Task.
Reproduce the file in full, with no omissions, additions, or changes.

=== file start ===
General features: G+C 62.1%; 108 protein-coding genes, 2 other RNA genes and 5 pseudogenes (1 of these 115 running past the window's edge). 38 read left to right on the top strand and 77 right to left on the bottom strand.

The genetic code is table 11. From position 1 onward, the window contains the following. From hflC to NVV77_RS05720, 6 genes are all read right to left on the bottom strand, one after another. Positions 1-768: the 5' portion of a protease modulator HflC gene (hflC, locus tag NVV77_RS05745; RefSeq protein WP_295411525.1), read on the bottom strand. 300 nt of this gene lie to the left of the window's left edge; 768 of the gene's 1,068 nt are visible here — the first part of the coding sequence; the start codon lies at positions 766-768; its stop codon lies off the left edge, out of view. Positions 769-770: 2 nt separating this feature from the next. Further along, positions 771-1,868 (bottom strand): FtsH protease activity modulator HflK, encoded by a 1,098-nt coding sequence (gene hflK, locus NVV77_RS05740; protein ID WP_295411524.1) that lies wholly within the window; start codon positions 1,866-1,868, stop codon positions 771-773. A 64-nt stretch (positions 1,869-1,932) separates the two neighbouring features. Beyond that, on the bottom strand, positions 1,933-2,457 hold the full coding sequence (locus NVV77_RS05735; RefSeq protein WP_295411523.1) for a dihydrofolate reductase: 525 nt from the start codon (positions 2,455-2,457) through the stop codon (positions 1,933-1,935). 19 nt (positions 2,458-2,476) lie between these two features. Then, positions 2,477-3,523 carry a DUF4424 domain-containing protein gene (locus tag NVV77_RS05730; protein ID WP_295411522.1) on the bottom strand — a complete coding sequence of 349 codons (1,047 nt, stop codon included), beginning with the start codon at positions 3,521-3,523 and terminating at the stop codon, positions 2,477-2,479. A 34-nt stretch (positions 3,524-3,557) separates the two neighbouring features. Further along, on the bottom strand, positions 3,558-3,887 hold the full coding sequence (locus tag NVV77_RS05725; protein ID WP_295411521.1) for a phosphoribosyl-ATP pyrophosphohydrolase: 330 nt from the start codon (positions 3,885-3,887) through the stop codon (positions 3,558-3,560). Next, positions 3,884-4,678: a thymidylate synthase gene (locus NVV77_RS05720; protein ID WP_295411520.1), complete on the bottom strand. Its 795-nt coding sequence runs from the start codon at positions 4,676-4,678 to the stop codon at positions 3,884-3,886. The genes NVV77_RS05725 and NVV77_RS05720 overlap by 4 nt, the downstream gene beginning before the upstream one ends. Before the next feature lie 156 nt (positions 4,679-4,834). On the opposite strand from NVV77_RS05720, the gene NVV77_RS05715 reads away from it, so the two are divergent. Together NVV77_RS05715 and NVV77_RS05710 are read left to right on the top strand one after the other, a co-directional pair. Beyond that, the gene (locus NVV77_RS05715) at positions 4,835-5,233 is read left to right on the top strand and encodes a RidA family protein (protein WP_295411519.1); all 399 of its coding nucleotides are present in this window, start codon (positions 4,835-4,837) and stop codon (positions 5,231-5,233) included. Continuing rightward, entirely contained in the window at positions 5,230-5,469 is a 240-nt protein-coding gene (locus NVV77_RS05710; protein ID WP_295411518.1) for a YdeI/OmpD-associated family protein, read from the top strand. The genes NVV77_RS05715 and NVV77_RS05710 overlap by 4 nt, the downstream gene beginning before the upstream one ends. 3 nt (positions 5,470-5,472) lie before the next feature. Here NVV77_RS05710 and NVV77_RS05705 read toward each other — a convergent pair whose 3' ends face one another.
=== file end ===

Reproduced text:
General features: G+C 62.1%; 108 protein-coding genes, 2 other RNA genes and 5 pseudogenes (1 of these 115 running past the window's edge). 38 read left to right on the top strand and 77 right to left on the bottom strand.

The genetic code is table 11. From position 1 onward, the window contains the following. From hflC to NVV77_RS05720, 6 genes are all read right to left on the bottom strand, one after another. Positions 1-768: the 5' portion of a protease modulator HflC gene (hflC, locus tag NVV77_RS05745; RefSeq protein WP_295411525.1), read on the bottom strand. 300 nt of this gene lie to the left of the window's left edge; 768 of the gene's 1,068 nt are visible here — the first part of the coding sequence; the start codon lies at positions 766-768; its stop codon lies off the left edge, out of view. Positions 769-770: 2 nt separating this feature from the next. Further along, positions 771-1,868 (bottom strand): FtsH protease activity modulator HflK, encoded by a 1,098-nt coding sequence (gene hflK, locus NVV77_RS05740; protein ID WP_295411524.1) that lies wholly within the window; start codon positions 1,866-1,868, stop codon positions 771-773. A 64-nt stretch (positions 1,869-1,932) separates the two neighbouring features. Beyond that, on the bottom strand, positions 1,933-2,457 hold the full coding sequence (locus NVV77_RS05735; RefSeq protein WP_295411523.1) for a dihydrofolate reductase: 525 nt from the start codon (positions 2,455-2,457) through the stop codon (positions 1,933-1,935). 19 nt (positions 2,458-2,476) lie between these two features. Then, positions 2,477-3,523 carry a DUF4424 domain-containing protein gene (locus tag NVV77_RS05730; protein ID WP_295411522.1) on the bottom strand — a complete coding sequence of 349 codons (1,047 nt, stop codon included), beginning with the start codon at positions 3,521-3,523 and terminating at the stop codon, positions 2,477-2,479. A 34-nt stretch (positions 3,524-3,557) separates the two neighbouring features. Further along, on the bottom strand, positions 3,558-3,887 hold the full coding sequence (locus tag NVV77_RS05725; protein ID WP_295411521.1) for a phosphoribosyl-ATP pyrophosphohydrolase: 330 nt from the start codon (positions 3,885-3,887) through the stop codon (positions 3,558-3,560). Next, positions 3,884-4,678: a thymidylate synthase gene (locus NVV77_RS05720; protein ID WP_295411520.1), complete on the bottom strand. Its 795-nt coding sequence runs from the start codon at positions 4,676-4,678 to the stop codon at positions 3,884-3,886. The genes NVV77_RS05725 and NVV77_RS05720 overlap by 4 nt, the downstream gene beginning before the upstream one ends. Before the next feature lie 156 nt (positions 4,679-4,834). On the opposite strand from NVV77_RS05720, the gene NVV77_RS05715 reads away from it, so the two are divergent. Together NVV77_RS05715 and NVV77_RS05710 are read left to right on the top strand one after the other, a co-directional pair. Beyond that, the gene (locus NVV77_RS05715) at positions 4,835-5,233 is read left to right on the top strand and encodes a RidA family protein (protein WP_295411519.1); all 399 of its coding nucleotides are present in this window, start codon (positions 4,835-4,837) and stop codon (positions 5,231-5,233) included. Continuing rightward, entirely contained in the window at positions 5,230-5,469 is a 240-nt protein-coding gene (locus NVV77_RS05710; protein ID WP_295411518.1) for a YdeI/OmpD-associated family protein, read from the top strand. The genes NVV77_RS05715 and NVV77_RS05710 overlap by 4 nt, the downstream gene beginning before the upstream one ends. 3 nt (positions 5,470-5,472) lie before the next feature. Here NVV77_RS05710 and NVV77_RS05705 read toward each other — a convergent pair whose 3' ends face one another.